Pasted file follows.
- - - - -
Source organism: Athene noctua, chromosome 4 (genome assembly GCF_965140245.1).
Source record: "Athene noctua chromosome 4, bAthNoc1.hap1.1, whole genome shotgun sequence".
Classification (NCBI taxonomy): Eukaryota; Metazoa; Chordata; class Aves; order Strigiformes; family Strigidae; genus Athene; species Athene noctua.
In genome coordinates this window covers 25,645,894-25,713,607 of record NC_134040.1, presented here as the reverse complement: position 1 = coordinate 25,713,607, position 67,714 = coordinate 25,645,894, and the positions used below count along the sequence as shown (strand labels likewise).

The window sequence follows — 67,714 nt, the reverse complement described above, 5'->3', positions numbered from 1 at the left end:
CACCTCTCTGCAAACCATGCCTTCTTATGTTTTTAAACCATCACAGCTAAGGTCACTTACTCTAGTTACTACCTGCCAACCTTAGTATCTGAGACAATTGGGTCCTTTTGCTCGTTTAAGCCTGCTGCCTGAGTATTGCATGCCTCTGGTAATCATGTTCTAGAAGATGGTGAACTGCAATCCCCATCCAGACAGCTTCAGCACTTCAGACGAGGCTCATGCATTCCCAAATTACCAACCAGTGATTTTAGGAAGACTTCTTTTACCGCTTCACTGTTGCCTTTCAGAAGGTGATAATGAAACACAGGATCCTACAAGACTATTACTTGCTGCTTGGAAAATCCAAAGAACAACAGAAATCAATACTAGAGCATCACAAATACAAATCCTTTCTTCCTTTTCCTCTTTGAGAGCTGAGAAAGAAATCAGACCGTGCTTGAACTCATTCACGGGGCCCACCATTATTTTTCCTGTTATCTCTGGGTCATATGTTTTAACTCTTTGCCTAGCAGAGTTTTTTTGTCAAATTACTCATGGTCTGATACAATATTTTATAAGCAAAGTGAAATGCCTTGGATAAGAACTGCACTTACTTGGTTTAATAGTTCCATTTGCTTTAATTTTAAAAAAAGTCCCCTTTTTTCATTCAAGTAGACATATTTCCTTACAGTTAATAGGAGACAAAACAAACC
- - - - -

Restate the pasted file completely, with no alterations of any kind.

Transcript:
Source organism: Athene noctua, chromosome 4 (genome assembly GCF_965140245.1).
Source record: "Athene noctua chromosome 4, bAthNoc1.hap1.1, whole genome shotgun sequence".
Classification (NCBI taxonomy): Eukaryota; Metazoa; Chordata; class Aves; order Strigiformes; family Strigidae; genus Athene; species Athene noctua.
In genome coordinates this window covers 25,645,894-25,713,607 of record NC_134040.1, presented here as the reverse complement: position 1 = coordinate 25,713,607, position 67,714 = coordinate 25,645,894, and the positions used below count along the sequence as shown (strand labels likewise).

The window sequence follows — 67,714 nt, the reverse complement described above, 5'->3', positions numbered from 1 at the left end:
CACCTCTCTGCAAACCATGCCTTCTTATGTTTTTAAACCATCACAGCTAAGGTCACTTACTCTAGTTACTACCTGCCAACCTTAGTATCTGAGACAATTGGGTCCTTTTGCTCGTTTAAGCCTGCTGCCTGAGTATTGCATGCCTCTGGTAATCATGTTCTAGAAGATGGTGAACTGCAATCCCCATCCAGACAGCTTCAGCACTTCAGACGAGGCTCATGCATTCCCAAATTACCAACCAGTGATTTTAGGAAGACTTCTTTTACCGCTTCACTGTTGCCTTTCAGAAGGTGATAATGAAACACAGGATCCTACAAGACTATTACTTGCTGCTTGGAAAATCCAAAGAACAACAGAAATCAATACTAGAGCATCACAAATACAAATCCTTTCTTCCTTTTCCTCTTTGAGAGCTGAGAAAGAAATCAGACCGTGCTTGAACTCATTCACGGGGCCCACCATTATTTTTCCTGTTATCTCTGGGTCATATGTTTTAACTCTTTGCCTAGCAGAGTTTTTTTGTCAAATTACTCATGGTCTGATACAATATTTTATAAGCAAAGTGAAATGCCTTGGATAAGAACTGCACTTACTTGGTTTAATAGTTCCATTTGCTTTAATTTTAAAAAAAGTCCCCTTTTTTCATTCAAGTAGACATATTTCCTTACAGTTAATAGGAGACAAAACAAACC